You Can Be the Last Leaf
Translated from the Arabic and introduced by Fady Joudah, You Can Be the Last Leaf draws on two decades of work to present the transcendent and timely US debut of Palestinian poet Maya Abu Al-Hayyat.
Art. Garlic. Taxis. Sleepy soldiers at checkpoints. The smell of trash on a winter street, before “our wild rosebush, neglected / by the gate, / blooms.” Lovers who don’t return, the possibility that you yourself might not return. Making beds. Cleaning up vomit. Reading recipes. In You Can Be the Last Leaf, these are the ordinary and profound—sometimes tragic, sometimes dreamy, sometimes almost frivolous—moments of life under Israeli colonial rule.
Here, private and public domains are inseparable. Desire, loss, and violence permeate the walls of the home, the borders of the mind. And yet that mind is full of its own fierce and funny voice, its own preoccupations and strangenesses. “It matters to me,” writes Abu Al-Hayyat, “what you’re thinking now / as you coerce your kids to sleep / in the middle of shelling”: whether it’s coming up with “plans / to solve the world’s problems,” plans that “eliminate longing from stories, remove exhaustion from groans,” or dreaming “of a war / that’s got no war in it,” or proclaiming that “I don’t believe in survival.”
In You Can Be the Last Leaf, Abu Al-Hayyat has created a richly textured portrait of Palestinian interiority—at once wry and romantic, worried and tenacious, and always singing itself.
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Praise and Prizes
“Al-Hayyat's latest devastating and courageous collection captures the precarious everyday lives of Palestinians with enormous empathy and glistening clarity . . . The vivid translations by Fady Joudah will jostle readers into discomfort and pin Al-Hayyat's stunning voice into their ears.”
“There is so much grief and laughter in this collection, loss and love, as we watch the poet over time in an unending occupation. This unceasing violence seeps into her interior world too, her home and mind. But she still fiercely demands space for desire, laughter, and hope.”
“Abu Al-Hayyat explores the broader political and geographic aspects of Palestinian life under colonial rule while at the same time interweaving the quotidian aspects of life and loss in such settings. Within these frictions of exterior trauma and private contemplations, large constraints and small freedoms, these poems soar.”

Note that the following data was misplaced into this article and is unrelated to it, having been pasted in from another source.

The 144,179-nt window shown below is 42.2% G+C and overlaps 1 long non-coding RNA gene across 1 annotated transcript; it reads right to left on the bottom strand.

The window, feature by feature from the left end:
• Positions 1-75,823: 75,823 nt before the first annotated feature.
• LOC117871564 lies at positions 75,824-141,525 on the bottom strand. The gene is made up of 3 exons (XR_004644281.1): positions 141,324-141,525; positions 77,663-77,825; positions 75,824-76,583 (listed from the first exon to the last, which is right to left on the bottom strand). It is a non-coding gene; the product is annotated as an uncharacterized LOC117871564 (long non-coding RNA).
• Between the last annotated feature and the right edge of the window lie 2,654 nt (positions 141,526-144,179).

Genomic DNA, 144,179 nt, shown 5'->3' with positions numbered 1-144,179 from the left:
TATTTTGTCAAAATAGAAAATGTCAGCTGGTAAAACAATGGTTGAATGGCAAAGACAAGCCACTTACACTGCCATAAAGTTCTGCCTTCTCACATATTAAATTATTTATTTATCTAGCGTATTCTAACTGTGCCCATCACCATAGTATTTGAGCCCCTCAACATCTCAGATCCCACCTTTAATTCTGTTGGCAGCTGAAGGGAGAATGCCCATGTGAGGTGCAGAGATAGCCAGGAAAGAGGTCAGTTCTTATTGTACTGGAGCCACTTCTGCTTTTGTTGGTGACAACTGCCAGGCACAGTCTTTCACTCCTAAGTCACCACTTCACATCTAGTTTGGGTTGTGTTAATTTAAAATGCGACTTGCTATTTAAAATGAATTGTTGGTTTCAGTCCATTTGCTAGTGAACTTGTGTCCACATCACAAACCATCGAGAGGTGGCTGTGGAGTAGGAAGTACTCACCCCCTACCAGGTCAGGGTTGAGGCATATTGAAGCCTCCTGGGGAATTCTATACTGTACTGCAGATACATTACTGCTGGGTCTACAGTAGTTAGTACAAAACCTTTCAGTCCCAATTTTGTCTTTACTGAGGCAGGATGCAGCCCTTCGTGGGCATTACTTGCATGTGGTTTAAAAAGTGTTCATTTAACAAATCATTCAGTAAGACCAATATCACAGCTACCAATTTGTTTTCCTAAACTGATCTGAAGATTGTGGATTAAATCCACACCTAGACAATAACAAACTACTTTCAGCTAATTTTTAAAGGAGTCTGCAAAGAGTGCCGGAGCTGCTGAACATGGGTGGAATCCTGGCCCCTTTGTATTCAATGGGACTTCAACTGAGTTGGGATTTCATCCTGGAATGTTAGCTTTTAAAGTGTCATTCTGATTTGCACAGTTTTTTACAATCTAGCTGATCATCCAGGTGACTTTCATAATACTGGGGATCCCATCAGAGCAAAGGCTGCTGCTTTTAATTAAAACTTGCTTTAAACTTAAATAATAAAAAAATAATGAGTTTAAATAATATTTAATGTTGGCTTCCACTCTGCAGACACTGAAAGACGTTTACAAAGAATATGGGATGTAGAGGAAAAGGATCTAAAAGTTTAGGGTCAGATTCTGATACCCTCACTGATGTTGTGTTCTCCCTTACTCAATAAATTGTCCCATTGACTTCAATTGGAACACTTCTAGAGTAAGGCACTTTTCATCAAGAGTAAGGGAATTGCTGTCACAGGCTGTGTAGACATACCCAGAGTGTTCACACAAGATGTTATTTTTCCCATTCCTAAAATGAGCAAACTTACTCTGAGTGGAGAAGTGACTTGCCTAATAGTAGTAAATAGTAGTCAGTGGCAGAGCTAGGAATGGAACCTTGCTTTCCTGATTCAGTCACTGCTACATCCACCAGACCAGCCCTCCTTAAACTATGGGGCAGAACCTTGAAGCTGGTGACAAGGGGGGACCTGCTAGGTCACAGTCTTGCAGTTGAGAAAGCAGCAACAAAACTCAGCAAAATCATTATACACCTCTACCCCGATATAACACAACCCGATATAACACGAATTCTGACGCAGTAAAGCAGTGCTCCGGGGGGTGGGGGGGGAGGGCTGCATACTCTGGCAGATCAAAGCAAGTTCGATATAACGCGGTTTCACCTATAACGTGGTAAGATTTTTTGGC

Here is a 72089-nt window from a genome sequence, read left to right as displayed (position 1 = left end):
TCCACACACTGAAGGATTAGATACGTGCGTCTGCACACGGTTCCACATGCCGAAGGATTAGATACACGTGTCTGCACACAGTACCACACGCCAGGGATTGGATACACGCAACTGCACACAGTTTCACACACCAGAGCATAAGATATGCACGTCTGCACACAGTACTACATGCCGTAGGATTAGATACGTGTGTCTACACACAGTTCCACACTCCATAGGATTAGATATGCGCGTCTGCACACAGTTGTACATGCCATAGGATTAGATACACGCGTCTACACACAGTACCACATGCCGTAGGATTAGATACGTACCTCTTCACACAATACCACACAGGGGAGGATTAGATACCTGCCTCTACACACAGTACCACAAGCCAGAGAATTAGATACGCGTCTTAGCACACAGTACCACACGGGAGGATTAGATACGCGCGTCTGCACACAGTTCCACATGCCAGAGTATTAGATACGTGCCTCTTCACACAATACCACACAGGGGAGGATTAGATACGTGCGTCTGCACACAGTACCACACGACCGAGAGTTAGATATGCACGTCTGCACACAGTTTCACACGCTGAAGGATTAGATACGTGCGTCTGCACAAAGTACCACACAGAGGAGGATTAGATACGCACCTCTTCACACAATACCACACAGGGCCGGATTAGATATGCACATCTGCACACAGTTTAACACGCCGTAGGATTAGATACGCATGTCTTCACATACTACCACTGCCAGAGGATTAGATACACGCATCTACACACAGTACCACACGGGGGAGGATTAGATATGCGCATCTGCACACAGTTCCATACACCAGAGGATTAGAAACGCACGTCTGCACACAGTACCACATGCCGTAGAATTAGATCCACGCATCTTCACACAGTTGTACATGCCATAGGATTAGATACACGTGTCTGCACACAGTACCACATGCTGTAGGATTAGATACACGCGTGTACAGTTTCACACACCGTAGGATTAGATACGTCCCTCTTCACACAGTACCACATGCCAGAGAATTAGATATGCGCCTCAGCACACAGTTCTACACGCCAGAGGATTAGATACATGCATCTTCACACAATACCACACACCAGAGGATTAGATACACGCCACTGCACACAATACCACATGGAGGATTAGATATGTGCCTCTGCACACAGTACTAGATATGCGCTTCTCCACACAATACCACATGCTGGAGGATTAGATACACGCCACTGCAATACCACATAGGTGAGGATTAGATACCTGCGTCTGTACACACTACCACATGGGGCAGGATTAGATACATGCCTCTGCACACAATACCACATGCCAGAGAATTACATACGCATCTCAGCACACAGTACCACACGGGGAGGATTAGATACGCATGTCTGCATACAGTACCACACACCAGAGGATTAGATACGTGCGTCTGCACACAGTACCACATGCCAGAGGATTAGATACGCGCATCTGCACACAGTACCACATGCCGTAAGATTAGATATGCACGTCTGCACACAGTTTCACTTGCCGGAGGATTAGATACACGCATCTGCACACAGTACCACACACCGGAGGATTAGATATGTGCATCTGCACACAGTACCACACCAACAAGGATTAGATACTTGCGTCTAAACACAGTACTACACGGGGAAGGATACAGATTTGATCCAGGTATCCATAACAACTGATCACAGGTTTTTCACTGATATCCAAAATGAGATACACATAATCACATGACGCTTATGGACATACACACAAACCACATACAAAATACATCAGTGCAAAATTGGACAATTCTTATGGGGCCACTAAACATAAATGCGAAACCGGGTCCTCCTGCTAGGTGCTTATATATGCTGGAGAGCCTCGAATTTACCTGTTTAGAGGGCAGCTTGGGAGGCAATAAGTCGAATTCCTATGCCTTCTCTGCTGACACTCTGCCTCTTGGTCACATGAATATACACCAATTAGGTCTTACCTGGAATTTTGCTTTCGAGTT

"You Can Be the Last Leaf is a collection of selected poems from Abu Al-Hayyat’s four poetry collections . . . it gives the reader a window into the impressive journey that the poet has charted from her first poetry collection . . . This translation is necessary because Abu Al-Hayyat is fierce, impressive, and unapologetically herself. Her work takes the reader on a rollercoaster of emotions anchored in truth. In her poems, the reader experiences life as it is, with its round and broken wholeness. Abu Al-Hayyat writes in a clear and concise fashion about loss, grief, fear, hope, and love echoing her experiences as well as what she witnesses in Palestine."
“The poems in You Can Be the Last Leaf are told in vignettes, addresses, and near aphorisms. They chronicle the intimate, the sensual worlds that churn despite a colonial cruelty bored with itself—the worlds of children and lovers, diseases and flesh. Frank, wry, devastating, Maya Abu Al-Hayyat’s work is an absolute gift to behold, crystalline in Fady Joudah’s translation, renewing my faith in language and the houses it can build. This is a powerful introduction to a poet who knows, ‘They will fall in the end, / those who say you can’t.’”
“Maya’s poetry is breathtaking in its specificity and rendering of heart, land, loss, and love alike.”
“These are poems of understated beauty, understated violence. They both return, conjoined, compelling the reader after the book is put down and picked up again, again. It’s a book of quotidian Palestinian existence, where ‘every time I leave the house / it’s suicide,’ a book of love in all its varieties, maternal, sororal, blithely erotic, of hope and of despair. Although the poet eschews overt narrative, myriad stories are interwoven here, in the warp and woof of a lyric poetry, seamlessly rendered from language to language by fellow-poet Fady Joudah.”
“‘What if / I find what I’m looking for?’ asks the poet, a question both disarming and succulent in one of this collection’s many gently immovable poems. How singular the ordinary is, the poet shows, spotlit as it is against the world’s unending violence. Only a poet of great love like Maya Abu Al-Hayyat could claim both that ‘love dies’ and is ‘worth a thousand loves’ with ‘two hands.’ ‘Are we human?’ the poet also asks. There is no good answer, but we would be foolish to ignore the question. Props must be given to translator Fady Joudah for so sheerly rendering this collection to us undeserving English-speaking readers; I hope we can appreciate the enormity of this gift.”